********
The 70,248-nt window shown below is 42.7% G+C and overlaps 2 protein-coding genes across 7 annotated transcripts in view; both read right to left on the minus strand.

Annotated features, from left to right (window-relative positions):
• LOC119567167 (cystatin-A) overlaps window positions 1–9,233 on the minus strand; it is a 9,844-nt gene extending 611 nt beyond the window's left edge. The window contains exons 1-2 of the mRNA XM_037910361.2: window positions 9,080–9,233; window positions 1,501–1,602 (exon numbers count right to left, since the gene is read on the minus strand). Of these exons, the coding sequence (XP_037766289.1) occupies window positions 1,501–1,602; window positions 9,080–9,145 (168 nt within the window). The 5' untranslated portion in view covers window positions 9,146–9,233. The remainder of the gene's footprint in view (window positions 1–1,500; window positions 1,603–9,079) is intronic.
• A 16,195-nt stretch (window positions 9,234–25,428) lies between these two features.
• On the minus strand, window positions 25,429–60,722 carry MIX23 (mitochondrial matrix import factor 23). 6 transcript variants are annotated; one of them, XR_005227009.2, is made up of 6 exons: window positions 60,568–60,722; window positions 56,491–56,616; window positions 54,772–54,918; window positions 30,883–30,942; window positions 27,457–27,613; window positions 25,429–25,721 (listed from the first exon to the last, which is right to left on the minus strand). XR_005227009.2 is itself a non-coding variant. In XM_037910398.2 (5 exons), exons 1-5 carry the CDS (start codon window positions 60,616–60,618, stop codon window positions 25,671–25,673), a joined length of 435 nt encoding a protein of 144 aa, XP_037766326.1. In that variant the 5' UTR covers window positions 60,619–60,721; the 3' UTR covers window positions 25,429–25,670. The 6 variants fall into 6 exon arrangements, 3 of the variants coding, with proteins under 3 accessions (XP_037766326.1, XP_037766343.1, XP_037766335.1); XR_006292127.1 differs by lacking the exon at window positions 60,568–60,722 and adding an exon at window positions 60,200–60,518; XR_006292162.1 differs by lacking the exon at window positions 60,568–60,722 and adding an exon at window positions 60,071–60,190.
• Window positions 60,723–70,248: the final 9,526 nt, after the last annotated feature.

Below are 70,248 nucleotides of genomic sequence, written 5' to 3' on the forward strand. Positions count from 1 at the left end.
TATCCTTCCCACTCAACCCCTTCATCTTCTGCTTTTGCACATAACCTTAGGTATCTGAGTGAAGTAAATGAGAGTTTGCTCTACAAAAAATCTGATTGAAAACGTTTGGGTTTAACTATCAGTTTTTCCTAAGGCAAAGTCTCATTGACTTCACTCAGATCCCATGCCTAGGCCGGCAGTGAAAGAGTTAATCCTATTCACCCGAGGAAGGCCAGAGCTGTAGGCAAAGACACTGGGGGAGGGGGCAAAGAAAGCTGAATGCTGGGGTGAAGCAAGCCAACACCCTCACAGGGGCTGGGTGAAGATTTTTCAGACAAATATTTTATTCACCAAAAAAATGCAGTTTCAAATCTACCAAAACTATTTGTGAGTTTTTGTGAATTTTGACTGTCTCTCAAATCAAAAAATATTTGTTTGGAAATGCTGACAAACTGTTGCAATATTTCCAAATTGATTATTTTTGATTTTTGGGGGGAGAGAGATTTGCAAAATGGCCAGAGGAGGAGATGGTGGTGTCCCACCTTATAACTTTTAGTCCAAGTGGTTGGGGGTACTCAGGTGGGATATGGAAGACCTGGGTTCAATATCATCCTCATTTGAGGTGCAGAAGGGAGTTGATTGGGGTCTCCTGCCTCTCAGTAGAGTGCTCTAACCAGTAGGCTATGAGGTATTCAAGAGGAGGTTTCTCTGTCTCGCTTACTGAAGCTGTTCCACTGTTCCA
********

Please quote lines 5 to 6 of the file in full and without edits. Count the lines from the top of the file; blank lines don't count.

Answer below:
• On the minus strand, window positions 25,429–60,722 carry MIX23 (mitochondrial matrix import factor 23). 6 transcript variants are annotated; one of them, XR_005227009.2, is made up of 6 exons: window positions 60,568–60,722; window positions 56,491–56,616; window positions 54,772–54,918; window positions 30,883–30,942; window positions 27,457–27,613; window positions 25,429–25,721 (listed from the first exon to the last, which is right to left on the minus strand). XR_005227009.2 is itself a non-coding variant. In XM_037910398.2 (5 exons), exons 1-5 carry the CDS (start codon window positions 60,616–60,618, stop codon window positions 25,671–25,673), a joined length of 435 nt encoding a protein of 144 aa, XP_037766326.1. In that variant the 5' UTR covers window positions 60,619–60,721; the 3' UTR covers window positions 25,429–25,670. The 6 variants fall into 6 exon arrangements, 3 of the variants coding, with proteins under 3 accessions (XP_037766326.1, XP_037766343.1, XP_037766335.1); XR_006292127.1 differs by lacking the exon at window positions 60,568–60,722 and adding an exon at window positions 60,200–60,518; XR_006292162.1 differs by lacking the exon at window positions 60,568–60,722 and adding an exon at window positions 60,071–60,190.
• Window positions 60,723–70,248: the final 9,526 nt, after the last annotated feature.